These artistic luminaries introduce the aesthetic lynchpin 'Bruce Gordon', "bon vivant, raconteur, and general good chap", once "Mosquito Weight boxing champion of Matebeleland" (shades of Joseph Beuys, Lynda Benglis, Nelson Mandela?), "Chicken fucker" (masculinity again) to "Cape Town's art world". The artwork has clearly been around, is textually politically credentialed, relaxed, social, and has "deep concern for the oppressed, especially women" (Cennini notwithstanding).
What is awkward, is the rather toxic atmosphere of socialite dandyism and artiness around the project. This feels like a clique. And, in a way, this is as it should be, as conceptualism is no more immune than any artistic orthodoxy of recent vintage to a certain disciplined clubbiness. As a performance of this particular kind of cool sociality, this aspect of the work touches on something critical.
But that potential for critique is unevenly sustained in the text and indeed the project. When the author tells us that "Ed Young's Bruce Gordon... has nothing to do with Bruce Gordon's narrative", alongside narratives which take a good deal of space, there are stresses at work. The critical and artistic challenge is to create some vital and dynamic common cause between the peculiarities of a "found-object" as itself, as "the idea of Bruce Gordon", as a 'real' thing, as 'art', within the frame of this extended performance. The kind of common purpose I have in mind would be mindful of the principled disposal of 'declared intentions' expressed early on in the text. It is on the playing out of these entanglements and their infiltration into the wider public world that the promise and power of this work rests.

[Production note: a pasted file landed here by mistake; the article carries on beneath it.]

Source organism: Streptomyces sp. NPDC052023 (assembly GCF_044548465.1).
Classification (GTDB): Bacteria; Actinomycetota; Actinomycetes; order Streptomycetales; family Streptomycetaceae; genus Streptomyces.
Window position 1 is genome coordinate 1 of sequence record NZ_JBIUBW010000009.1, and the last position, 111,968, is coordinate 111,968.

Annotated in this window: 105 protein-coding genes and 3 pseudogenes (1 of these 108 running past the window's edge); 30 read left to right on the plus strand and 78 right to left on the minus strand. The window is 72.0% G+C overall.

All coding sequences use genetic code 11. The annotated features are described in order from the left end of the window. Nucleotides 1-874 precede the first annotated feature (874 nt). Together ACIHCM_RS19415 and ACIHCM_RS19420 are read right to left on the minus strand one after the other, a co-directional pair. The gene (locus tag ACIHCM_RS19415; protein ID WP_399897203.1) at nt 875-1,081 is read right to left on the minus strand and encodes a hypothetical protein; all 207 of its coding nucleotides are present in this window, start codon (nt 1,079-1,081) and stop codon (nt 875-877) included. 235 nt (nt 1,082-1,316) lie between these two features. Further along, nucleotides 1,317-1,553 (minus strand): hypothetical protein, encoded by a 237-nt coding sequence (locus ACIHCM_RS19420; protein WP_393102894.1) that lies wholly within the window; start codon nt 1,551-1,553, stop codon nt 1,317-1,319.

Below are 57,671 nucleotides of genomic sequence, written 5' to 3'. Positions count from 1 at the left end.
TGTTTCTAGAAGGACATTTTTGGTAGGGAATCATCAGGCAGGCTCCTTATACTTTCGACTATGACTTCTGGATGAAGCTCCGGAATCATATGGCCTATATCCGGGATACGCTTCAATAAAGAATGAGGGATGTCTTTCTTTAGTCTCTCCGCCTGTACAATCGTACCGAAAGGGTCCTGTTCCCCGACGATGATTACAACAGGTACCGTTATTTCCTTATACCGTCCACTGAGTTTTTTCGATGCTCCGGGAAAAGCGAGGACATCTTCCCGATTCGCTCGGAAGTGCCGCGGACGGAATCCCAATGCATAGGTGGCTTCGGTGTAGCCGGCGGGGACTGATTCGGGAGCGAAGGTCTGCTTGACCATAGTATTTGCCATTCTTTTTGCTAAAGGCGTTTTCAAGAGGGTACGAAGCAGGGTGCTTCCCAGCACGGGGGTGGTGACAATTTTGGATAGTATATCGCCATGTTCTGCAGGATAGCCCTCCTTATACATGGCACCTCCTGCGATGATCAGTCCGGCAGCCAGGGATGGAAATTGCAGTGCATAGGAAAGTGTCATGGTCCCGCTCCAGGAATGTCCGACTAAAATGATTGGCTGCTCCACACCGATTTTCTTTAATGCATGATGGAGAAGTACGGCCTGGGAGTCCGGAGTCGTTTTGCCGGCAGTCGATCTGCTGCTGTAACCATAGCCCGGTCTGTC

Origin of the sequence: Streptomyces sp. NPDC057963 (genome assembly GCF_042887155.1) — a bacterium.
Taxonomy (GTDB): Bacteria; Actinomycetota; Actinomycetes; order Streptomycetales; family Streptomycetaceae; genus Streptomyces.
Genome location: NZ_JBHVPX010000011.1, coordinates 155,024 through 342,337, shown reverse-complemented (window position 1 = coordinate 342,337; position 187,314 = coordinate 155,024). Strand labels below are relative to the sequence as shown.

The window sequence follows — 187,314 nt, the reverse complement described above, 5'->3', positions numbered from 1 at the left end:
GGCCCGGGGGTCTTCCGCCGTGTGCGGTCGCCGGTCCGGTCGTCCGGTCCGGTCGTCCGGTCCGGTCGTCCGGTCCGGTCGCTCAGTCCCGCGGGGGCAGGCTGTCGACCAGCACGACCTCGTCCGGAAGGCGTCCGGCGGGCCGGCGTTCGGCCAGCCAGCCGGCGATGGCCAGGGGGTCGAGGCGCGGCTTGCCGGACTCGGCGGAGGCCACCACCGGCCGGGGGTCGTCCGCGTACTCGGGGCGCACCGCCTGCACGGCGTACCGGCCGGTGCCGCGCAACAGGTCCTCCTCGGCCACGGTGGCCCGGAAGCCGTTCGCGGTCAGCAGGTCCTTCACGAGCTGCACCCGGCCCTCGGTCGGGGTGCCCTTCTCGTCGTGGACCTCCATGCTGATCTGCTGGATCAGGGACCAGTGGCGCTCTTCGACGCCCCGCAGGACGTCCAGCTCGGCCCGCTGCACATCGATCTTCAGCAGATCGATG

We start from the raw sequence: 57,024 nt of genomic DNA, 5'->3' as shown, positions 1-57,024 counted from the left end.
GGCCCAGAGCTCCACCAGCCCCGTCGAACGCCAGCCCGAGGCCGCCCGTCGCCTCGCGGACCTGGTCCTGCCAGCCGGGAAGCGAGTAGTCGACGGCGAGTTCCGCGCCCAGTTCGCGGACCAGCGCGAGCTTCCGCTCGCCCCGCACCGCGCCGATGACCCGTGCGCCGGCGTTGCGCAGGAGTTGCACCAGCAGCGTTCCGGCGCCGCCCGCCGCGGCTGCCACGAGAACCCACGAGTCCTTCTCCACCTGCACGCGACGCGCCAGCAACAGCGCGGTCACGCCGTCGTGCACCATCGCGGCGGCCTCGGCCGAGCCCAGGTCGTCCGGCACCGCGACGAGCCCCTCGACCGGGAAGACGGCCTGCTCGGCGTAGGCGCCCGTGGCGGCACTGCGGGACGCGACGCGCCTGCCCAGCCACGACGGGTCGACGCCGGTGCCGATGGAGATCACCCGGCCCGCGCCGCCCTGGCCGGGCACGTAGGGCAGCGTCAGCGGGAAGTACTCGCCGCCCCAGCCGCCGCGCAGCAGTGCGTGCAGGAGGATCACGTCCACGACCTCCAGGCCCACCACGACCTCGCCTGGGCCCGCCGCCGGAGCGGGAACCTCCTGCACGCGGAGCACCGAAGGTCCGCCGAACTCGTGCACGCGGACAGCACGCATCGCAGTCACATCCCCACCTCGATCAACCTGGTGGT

In a way the discourse of newness, of transgression, questioning, challenging, irreverence, significance are pretty standard for all contemporary art of ambition. It is in precise and unstable the articulation of these conventions, in the invocation of histories - cultural, artistic, institutional - in the citing of key agents in the canon-formation, that the real and very traditional treasure of cultural capital rests. All this in the text operates in a conventional direction, but there are also some unexpected turns. One, touched on by Lamprecht, is a rather sophisticated piece of special pleading for a 'pure' concept, for 'truth', and routing these to - in this context surprising - to an idea of beauty.
This turn to abstraction and beauty clashes harshly with the elaborate set of social and historical symptoms embodied in the performance of this work. Being sold at auction might not be so liberating for a Cape Slave, to state the obvious. Being tattooed with a number invokes an atrocious history within living memory. These darken the spectacle in uncomfortable ways, not least in questioning the bad faith of liberal voluntarism. This clash is also reflected in the counter narratives of social persona as against the phenomenal integrity of a 'found object', or between the intimate personal anecdote, mixed with a dose of local celebrity to end being a social cipher of sorts.